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Thai junta slashes EIA procedures on state projects

The Thai junta enacted a new order to cut short the process to conduct Environmental Impact Assessment on mega project constructions.

On Tuesday, 8 March 2016, the public website of the Royal Gazette published the latest order of the National Council for Peace and Order (NCPO), Order 9/2016.

The title of the NCPO’s Order 9/2016 reads ‘Additional Laws on Promotion and Protection of the Quality of Nation’s Environment’

The order was authorised on Monday by Gen Prayut Chan-o-cha, the junta leader and Prime Minister, who invoked authorities under Section 44 of the Interim Constitution which gives the regime absolute power, to enact it with immediate effect.

By Prachatai English

Bangkok, Thailand, March 9, 2016

Prachatai English

The Thai junta enacted a new order to cut short the process to conduct Environmental Impact Assessment on mega project constructions.

On Tuesday, 8 March 2016, the public website of the Royal Gazette published the latest order of the National Council for Peace and Order (NCPO), Order 9/2016.

The title of the NCPO’s Order 9/2016 reads ‘Additional Laws on Promotion and Protection of the Quality of Nation’s Environment’

The order was authorised on Monday by Gen Prayut Chan-o-cha, the junta leader and Prime Minister,  who invoked authorities under Section 44 of the Interim Constitution which gives the regime absolute power, to enact it with immediate effect.

In the order, the authorities reasons that it is crucial for speeding up the process in which public projects could be proceed for social and economic reform.

The order amends parts of Article 47 of the 1992 Promotion and Protection of the Quality of Nation’s Environment Act.

In brief, the new order makes it possible for state agencies to propose to the cabinet in order to proceed with the process to find private subcontractors on state projects related to transportation, water management, public health, and prevention of public dangers before the Environmental Impact Assessment (EIA) is completed.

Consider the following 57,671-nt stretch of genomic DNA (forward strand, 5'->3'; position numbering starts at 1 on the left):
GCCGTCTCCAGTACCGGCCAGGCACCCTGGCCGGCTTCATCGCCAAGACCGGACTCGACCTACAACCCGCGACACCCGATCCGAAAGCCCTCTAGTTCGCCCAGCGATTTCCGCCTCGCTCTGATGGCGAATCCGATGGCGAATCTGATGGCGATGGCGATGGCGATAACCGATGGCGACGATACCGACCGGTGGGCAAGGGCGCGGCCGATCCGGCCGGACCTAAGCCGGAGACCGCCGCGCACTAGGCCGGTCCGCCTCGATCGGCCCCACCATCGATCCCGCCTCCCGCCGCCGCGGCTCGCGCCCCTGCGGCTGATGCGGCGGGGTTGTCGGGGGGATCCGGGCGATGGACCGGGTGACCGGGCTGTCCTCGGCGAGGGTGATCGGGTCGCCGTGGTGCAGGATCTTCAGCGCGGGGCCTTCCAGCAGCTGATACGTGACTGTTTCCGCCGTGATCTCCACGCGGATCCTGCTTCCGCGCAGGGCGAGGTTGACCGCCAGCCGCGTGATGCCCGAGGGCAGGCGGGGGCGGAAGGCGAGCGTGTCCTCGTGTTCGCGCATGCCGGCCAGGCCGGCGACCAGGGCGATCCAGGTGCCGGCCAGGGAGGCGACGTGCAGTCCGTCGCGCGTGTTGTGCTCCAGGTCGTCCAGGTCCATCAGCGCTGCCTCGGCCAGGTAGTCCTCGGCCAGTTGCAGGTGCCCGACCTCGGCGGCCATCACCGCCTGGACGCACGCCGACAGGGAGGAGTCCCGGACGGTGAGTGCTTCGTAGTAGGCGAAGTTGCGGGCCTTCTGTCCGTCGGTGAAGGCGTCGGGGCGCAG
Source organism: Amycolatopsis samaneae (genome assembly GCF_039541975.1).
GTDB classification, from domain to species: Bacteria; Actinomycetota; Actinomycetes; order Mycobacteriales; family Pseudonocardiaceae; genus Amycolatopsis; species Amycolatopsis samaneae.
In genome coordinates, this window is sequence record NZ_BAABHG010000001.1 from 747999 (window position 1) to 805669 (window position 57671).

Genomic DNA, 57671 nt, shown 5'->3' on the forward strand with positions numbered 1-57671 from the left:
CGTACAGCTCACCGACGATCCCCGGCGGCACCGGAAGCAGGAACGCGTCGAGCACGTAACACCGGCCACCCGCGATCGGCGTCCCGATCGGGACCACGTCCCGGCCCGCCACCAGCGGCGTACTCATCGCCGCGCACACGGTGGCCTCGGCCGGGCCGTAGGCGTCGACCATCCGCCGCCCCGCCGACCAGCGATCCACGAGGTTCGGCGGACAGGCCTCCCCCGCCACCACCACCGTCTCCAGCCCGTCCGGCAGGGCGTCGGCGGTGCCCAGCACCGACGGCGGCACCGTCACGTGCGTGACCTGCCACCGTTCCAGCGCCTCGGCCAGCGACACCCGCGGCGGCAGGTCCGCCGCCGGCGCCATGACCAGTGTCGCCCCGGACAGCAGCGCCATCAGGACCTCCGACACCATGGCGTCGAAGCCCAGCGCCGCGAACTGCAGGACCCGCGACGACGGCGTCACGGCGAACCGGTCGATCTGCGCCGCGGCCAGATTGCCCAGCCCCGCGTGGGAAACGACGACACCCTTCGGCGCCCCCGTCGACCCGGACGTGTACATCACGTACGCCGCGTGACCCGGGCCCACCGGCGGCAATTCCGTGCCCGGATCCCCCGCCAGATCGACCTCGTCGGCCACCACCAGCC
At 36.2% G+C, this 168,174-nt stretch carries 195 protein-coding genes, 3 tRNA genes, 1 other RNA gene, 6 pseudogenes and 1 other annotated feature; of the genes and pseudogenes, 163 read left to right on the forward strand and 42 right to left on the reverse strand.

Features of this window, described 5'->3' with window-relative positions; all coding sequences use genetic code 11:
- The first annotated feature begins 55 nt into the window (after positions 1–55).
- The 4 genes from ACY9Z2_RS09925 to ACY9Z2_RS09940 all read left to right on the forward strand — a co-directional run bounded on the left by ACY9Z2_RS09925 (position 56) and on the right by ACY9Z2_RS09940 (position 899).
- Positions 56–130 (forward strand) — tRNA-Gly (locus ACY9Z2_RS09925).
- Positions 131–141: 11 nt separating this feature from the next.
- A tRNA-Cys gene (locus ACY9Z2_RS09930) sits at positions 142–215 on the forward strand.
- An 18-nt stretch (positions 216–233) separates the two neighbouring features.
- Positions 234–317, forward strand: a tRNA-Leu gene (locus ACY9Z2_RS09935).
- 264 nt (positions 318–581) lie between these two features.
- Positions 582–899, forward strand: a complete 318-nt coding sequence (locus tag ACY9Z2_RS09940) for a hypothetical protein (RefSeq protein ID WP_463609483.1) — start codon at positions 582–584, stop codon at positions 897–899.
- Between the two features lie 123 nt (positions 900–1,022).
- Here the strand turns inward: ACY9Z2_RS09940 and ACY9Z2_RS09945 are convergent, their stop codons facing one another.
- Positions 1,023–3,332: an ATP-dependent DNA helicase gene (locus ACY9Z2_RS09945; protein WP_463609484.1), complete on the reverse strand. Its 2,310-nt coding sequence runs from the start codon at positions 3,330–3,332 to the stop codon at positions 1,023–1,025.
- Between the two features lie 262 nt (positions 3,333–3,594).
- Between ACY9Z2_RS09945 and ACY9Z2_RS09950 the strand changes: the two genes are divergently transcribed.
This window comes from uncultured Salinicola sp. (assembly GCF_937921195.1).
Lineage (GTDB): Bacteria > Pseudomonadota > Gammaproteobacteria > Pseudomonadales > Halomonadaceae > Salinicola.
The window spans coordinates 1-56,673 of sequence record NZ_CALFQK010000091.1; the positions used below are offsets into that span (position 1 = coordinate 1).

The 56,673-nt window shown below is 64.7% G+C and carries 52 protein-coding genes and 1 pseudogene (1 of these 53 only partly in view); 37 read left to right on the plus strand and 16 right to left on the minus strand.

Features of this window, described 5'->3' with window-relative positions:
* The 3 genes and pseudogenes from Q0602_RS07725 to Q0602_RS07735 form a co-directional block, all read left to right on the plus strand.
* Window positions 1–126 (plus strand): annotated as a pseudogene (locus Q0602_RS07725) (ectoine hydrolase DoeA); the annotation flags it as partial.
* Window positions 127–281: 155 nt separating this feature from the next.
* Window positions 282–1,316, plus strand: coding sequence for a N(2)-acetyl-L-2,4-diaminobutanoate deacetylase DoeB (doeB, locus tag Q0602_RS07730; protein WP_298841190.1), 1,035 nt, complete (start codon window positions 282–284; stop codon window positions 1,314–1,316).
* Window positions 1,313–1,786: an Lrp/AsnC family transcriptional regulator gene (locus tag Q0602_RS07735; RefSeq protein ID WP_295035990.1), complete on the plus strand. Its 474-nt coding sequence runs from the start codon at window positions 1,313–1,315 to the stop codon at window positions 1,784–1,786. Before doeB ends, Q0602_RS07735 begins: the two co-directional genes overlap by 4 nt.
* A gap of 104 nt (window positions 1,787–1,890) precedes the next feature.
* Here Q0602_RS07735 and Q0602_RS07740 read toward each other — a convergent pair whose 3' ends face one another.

Surachai Throngngam, Secretary General of EnLawThai Foundation, concluded that, with the order, state agencies is able to rush process to open public auctions to find subcontractors on mega state projects despite the outcome of the EIA.

He, however, pointed out that, under the order, the subcontractors cannot sign official agreements with state agencies to proceed with state projects prior to the completion of the EIA.

Surachai told Prachatai that the amendment of the environmental protection act with the NCPO’s Order 9/2016 is significantly related to the 2013 Private and Public Partnership Act because it speeds up the process to forge such partnerships on state projects.

In mid 2015, Deputy Prime Minister Somkid Jatusripitak, the junta’s chief economic advisor, said that the cabinet has approved a plan to cut short the process of conducting EIA on PPP (Public and Private Partnership) mega projects.

The proposal is aimed to reduce the time for conducting EIAs for mega infrastructure projects from about 22 months currently to only nine months.

Somkid said that the plan will increase the speed and efficiency of the process of giving public concessions to private companies.

He added that under the current system the EIA process has to be completed before contracts can be given to private companies, but under the new proposal both steps can proceed at the same time with the participation of all relevant public agencies.

Image: Seven Thai environmental organizations filed law suit against the government for slashing EIA process

Photo by: pwktranslation.com 

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